False Arguments About the Origin of Existence: Arguments For The Existence of Invisible Beings.Part3

False Arguments About the Origin of Existence: Arguments For The Existence of Invisible Beings.Part3

Starting from the clues above, it should be possible to do formal studies to determine the worth of such propositions as the following:

• God first created “pure light” (nur) and then light. The process of creation followed a gradual, regular accumulation of identities and/or an evolutionary sequence of abrupt leaps. Fire followed light, and then came water and soil. God spread one existence through another, compounding and interweaving, and created liv-ing beings appropriate for each phase of creation. When the universe was in a state of pure fire or some other high energy, He created appropriate life forms. When the Earth became suitable for life, He created plants, animals, and humanity. He adorned every part and phase of the universe with creatures, including living ones, appropriate for that part and phase.

• Finally, just as He created innumerable beings from light, ether, air, fire, water, and soil, so does He create Paradise or Hell from each of our words and deeds. In other words, just as He grows a tree from a tiny seed through particles of soil, air and water, so will He build the other world, including Paradise and Hell, from the material of this world by adapting it for the other world during the convulsions of the Day of Judgment. [The Fountain, No. 13 (Jan.-March 1996), pp. 36–37.]

• Angels are pure spirit beings that represent the purely good aspect in existence, while Satan and his minions represent the purely evil aspect. God is One and Infinite, without opposite. All other beings and existents have an opposite. Therefore, angels represent our good aspect while Satan represents our evil aspect. Angels invite us to our purely spiritual or “angelic” aspect, while Satan tempts toward evil. The resulting struggle, both in us and in the universe as a whole, has been ongoing since the beginning of existence. Everyone feels a stimulus toward good and evil at the same time. The former comes from the angels or our unpolluted spirit; the latter comes from Satan collaborating with our carnal self, which represents our animal aspect.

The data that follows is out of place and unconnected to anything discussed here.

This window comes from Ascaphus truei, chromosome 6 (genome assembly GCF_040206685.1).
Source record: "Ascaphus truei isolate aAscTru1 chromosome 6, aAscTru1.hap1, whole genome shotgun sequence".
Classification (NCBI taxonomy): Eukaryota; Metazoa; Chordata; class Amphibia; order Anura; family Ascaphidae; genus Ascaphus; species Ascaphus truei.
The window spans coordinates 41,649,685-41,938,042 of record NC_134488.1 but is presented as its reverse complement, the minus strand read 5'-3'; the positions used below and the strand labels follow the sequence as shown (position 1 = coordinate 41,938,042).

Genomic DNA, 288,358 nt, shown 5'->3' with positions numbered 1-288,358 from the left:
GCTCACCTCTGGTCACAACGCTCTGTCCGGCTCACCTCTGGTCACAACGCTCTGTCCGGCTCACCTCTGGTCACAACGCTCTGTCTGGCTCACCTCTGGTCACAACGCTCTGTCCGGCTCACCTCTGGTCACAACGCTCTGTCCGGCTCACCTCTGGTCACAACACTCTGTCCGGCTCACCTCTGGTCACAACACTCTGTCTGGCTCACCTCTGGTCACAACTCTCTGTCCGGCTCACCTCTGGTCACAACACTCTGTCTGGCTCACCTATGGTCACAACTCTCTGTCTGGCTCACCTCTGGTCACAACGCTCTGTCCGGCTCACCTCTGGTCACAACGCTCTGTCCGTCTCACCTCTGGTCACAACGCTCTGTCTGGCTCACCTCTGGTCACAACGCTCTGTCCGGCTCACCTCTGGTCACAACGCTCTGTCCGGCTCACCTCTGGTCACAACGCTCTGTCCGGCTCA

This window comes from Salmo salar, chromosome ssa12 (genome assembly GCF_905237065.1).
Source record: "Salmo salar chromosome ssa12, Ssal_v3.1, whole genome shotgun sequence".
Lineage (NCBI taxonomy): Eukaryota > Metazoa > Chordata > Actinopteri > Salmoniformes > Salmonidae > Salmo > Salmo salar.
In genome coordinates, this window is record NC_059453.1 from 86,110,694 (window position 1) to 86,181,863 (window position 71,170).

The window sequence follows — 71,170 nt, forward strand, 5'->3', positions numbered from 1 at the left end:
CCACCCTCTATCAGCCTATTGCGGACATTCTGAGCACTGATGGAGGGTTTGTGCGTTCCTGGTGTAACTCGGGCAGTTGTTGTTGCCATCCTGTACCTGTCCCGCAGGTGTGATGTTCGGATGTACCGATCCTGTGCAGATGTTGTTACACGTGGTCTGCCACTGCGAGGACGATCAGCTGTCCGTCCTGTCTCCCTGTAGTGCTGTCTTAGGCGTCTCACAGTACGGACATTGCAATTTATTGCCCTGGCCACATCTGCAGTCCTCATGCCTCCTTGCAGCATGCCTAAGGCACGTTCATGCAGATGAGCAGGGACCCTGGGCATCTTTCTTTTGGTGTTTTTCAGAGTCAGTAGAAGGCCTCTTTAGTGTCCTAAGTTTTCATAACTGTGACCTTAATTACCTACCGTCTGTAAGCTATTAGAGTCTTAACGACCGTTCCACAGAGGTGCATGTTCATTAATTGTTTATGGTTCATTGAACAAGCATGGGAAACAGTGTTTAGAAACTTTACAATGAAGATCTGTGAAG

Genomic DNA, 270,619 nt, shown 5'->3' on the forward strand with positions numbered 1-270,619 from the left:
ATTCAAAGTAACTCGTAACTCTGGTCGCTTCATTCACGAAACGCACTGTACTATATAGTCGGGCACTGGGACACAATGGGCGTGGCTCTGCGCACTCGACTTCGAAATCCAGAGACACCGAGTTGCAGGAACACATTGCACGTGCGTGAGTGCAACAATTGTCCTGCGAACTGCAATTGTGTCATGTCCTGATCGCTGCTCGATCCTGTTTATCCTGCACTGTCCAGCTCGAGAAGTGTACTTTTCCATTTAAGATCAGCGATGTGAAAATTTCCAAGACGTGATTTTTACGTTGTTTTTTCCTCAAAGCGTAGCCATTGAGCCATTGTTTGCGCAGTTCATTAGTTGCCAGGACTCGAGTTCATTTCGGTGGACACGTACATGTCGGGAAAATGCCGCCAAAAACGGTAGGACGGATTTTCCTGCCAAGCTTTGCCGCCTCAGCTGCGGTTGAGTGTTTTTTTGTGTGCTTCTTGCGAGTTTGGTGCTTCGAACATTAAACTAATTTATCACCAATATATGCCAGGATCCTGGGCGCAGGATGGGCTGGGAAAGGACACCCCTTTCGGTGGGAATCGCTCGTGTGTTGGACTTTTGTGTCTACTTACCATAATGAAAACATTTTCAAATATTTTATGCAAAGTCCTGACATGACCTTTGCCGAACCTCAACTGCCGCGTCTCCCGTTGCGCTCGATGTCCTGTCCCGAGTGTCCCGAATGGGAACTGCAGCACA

• This spiritbody relation can be likened to that between electrical power and a factory run by electricity. If there is no electricity, the factory is reduced to heap of junk. Likewise, when the spirit leaves the body because of some rupture or disconnection (e.g., illness or death), we become no more than a mass of tissue and bone that decomposes in the soil. This shows that our real existence and uniqueness depend on this spirit.

• We accept the existence of natural laws and forces unquestionably, and even go so far as to attribute all phenomena to them. We ascribe a tiny seed’s growth into a huge, elaborate tree to the law of germination and growth in that seed, and the universe’s incredible balance to the laws of gravitation and repulsion. But we ignore the absolute will, knowledge, power, and wisdom necessary for the universe’s very existence, operation, and balance. The One Who has absolute Will, Knowledge, Power, and absolute Wisdom uses such powerful invisible beings (angels) as winds or gales, and others much more powerful than natural forces or laws, behind natural forces and laws to make them operative.

• In addition to religious scholars, almost all Muslim philosophers and even all Oriental philosophers agree that angels and spirit beings exist. They just have different names for them. The Peripatetic (Mashshaiyyun) school of philosophy, although quite inclined toward rationalism and even materialism, admitted the existence of angels on the grounds that each species has a spiritual, incorporeal essence. The Illuminists (Ishraqiyyun) also accepted the existence of angels, calling them (wrongly) the “Ten Intellects and Masters of Species.” On the other hand, followers of all Divine religions, guided by Divine Revelation, believe that there is an angel in charge of each type of existence, and name them accordingly: the Angel of the mountains, the Angel of the seas, the Angel of rain, and so on. Even naturalists and materialists, who restrict themselves to what they see, admit the meaning of angels, which they call pervasive forces.

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